Sustainability was the word on everyone’s lips as chefs and food industry thought leaders met in Macao for Asia’s 50 Best Talks 2019. Presentations and discussions in the Grand Ballroom at the Wynn Macao were centred around the theme of the ‘vital ingredients’ of Asian gastronomy, from soul and spice, to sugar and salt. But it was impossible to ignore perhaps the most essential ingredient of all when it comes to food: our planet.
A panel consisting of Bo Songvisava (Bo.Lan, Bangkok), Rodolfo Guzmán (Boragó, Chile), Shinobu Namae (L’Effervescence, Tokyo) and Valeria Mosca (Wood*ing wild food lab, Milan) debated some of the common myths around sustainability, what we can all do to eat and prepare food responsibly, and where we are heading next in the battle to preserve our environment. And one of the key take-aways from the discussion was that little actions can make a big difference.
One of Japan’s rising stars Zaiyu Hasegawa and the team from Den in Tokyo was first up on stage to talk about a vital ingredient that can’t be touched, smelled or tasted: soul. For Hasegawa, the connection with customers from the moment they take the reservation, to the actual dining experience, was vital in putting a sense of fun into fine dining. “The vital ingredient at Den is people,” he told the audience. “That includes our team, suppliers and customers. We learn all about our customers – whether they are left or right handed, or if they just like extra rice – just so they enjoy themselves more.”
Garima Arora of Gaa in Bangkok spoke about the role of spice in her restaurants, but also in her life growing up in India. Recently named Asia’s Best Female Chef 2019, Garima recalled that every household would have its own collection of spices, and that there was a spice for every occasion. But the most important thing she learned about spice in Asian cuisines was in negative food pairings. “We tend to use ingredients that have less flavour compounds in common, making different ingredients work together in a special way. It’s like yin and yang, the flavours highlight the positive of each other. This is something that really excited us at Gaa, and gave us our first signature dish of strawberry and caviar.”
Fabrizio Fiorani stood up for sugar, which is perhaps understandable for the pastry chef at Il Ristorante Luca Fantin in Tokyo. To highlight the essence of the sometimes maligned ingredient, he deconstructed his dessert ‘Zucchero’ into its component parts: cotton can-ìdy, Wasanbon sugar gelato, burnt sugar foam, hazelnut opaline and Okinawa black sugar syrup. “The idea is to use sugar as the main ingredient, as the main character, and not to consider it a demon to avoid,” he said.
Celebrated Thai chef Bo Songvisava of Bo.Lan in Bangkok delivered a speech about salt, a key ingredient in Thai cuisine. Not only does salt add flavour to food, but it is also a biological necessity for our bodies to survive, and it is vital in preserving food. But the sources of salt – both the sea and the land – is being polluted with plastic. “There’s 150million metric tons of plastic waste in our oceans already. We also have microbeads floating in our oceans. They call it mermaid’s tears, and the fish eat it. Wait a minute, where does our salt come from? The sea, and it has microplastic in it.”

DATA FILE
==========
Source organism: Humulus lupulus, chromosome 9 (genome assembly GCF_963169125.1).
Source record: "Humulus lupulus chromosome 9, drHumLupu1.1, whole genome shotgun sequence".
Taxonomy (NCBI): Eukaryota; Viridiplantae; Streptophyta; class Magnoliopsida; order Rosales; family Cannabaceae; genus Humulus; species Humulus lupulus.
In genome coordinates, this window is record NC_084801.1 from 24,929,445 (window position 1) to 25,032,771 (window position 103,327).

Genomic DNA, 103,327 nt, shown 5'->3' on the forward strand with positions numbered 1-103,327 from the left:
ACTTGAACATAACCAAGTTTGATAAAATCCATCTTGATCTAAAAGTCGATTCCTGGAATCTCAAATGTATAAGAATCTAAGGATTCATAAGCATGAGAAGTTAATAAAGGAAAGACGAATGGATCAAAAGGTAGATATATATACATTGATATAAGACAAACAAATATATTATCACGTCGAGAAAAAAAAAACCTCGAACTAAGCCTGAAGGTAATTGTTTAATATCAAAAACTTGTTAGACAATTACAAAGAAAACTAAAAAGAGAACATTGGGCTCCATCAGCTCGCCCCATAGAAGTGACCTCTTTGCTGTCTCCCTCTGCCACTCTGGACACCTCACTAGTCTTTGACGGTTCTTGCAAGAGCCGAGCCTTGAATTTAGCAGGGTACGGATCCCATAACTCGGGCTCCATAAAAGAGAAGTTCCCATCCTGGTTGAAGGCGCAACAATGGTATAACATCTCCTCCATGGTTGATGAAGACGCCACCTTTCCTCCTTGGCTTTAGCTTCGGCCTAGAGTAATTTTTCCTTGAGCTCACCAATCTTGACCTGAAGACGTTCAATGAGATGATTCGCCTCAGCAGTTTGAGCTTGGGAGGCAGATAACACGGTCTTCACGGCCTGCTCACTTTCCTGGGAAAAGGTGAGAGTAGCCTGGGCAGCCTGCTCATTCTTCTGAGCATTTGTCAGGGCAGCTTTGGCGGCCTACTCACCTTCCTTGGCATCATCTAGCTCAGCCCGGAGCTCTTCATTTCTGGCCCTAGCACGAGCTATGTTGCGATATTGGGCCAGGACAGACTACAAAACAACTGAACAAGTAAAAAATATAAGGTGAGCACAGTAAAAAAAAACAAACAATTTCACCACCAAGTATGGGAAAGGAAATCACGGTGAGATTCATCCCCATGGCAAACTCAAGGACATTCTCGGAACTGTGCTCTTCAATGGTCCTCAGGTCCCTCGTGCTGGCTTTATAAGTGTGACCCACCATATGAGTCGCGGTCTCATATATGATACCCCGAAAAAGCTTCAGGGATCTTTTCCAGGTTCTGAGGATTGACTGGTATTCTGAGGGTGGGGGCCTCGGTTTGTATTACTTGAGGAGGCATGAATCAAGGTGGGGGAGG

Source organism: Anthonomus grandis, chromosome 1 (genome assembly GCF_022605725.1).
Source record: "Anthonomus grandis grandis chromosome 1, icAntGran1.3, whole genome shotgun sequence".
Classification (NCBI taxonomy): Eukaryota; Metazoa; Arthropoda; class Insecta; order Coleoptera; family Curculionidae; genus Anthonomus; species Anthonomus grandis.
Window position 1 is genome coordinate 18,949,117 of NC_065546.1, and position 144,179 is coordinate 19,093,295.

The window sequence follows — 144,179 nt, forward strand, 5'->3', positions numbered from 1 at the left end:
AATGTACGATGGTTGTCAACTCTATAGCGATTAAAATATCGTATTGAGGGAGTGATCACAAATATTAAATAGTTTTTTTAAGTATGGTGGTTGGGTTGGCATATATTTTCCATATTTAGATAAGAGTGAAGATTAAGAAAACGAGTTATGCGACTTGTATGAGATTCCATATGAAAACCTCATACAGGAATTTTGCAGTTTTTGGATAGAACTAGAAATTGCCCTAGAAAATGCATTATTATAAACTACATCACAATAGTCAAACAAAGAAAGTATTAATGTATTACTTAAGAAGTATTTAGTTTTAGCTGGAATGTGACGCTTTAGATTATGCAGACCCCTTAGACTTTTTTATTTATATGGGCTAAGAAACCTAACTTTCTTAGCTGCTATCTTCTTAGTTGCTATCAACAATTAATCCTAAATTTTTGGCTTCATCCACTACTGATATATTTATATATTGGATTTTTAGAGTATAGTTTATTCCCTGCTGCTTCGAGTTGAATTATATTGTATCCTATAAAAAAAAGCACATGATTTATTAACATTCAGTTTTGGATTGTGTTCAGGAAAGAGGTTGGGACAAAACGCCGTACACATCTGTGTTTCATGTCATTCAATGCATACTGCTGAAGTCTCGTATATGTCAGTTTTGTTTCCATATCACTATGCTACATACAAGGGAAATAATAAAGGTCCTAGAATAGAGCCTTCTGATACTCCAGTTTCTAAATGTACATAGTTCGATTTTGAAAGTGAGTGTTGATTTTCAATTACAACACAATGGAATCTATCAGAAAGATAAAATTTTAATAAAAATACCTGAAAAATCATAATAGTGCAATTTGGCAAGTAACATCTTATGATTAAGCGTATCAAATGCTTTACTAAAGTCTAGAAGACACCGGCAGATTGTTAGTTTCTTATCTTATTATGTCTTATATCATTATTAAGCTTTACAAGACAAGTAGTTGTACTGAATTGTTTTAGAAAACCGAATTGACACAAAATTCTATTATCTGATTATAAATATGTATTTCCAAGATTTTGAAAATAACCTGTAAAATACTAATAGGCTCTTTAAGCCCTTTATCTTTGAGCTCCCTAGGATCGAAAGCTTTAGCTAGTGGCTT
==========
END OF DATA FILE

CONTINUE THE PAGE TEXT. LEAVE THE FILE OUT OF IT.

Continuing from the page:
The sustainability theme extended to a panel discussion chaired by food writer Crystyl Mo, who asked: “How can we survive if we keep using current industrial practices, when we poison the earth and water with toxic pesticides, fill the oceans with plastic and chemical wastes, destroy our healthy soils through industrial tilling and monoculture farming, and decimate our rainforests?”.
Valeria Mosca of the Wood*ing wild food lab in Milan said that education about foraging can help us think about a new concept of sustainability that goes beyond ‘organic’. “I use gastronomy and mixology as crucial ways to communicate. I believe in the next generation of foraging, which I call ‘conservative foraging’. Responsibility is the most important ingredient we have.”
As a chef who works with a wide network of foragers around Santiago in Chile, Rodolfo Guzmán agreed on the importance of education. “The government has to work more with schools and books to tell the next generation how important food is,” he said. He added his concern about the use of plastic bags in sous vide cooking. “We need to rethink what we’re doing. Maybe there is a way to avoid it.”
Bo Songvisava went a step further, calling for single-use plastics to be banned altogether, but Shinobu Namae said: “Sometimes a plastic bag can keep the quality of food to avoid waste. It’s about finding a balance and finding ways in which we can decrease the use of single-use plastics.”
Crystyl Mo concluded with a quote from American writer, farmer and environmentalist Wendell Berry, which neatly summed up the day’s discussions and the concerns of all the chefs moving into the future: “The care of the Earth is our most ancient and most worthy, and after all our most pleasing responsibility. To cherish what remains of it and to foster its renewal is our only hope.”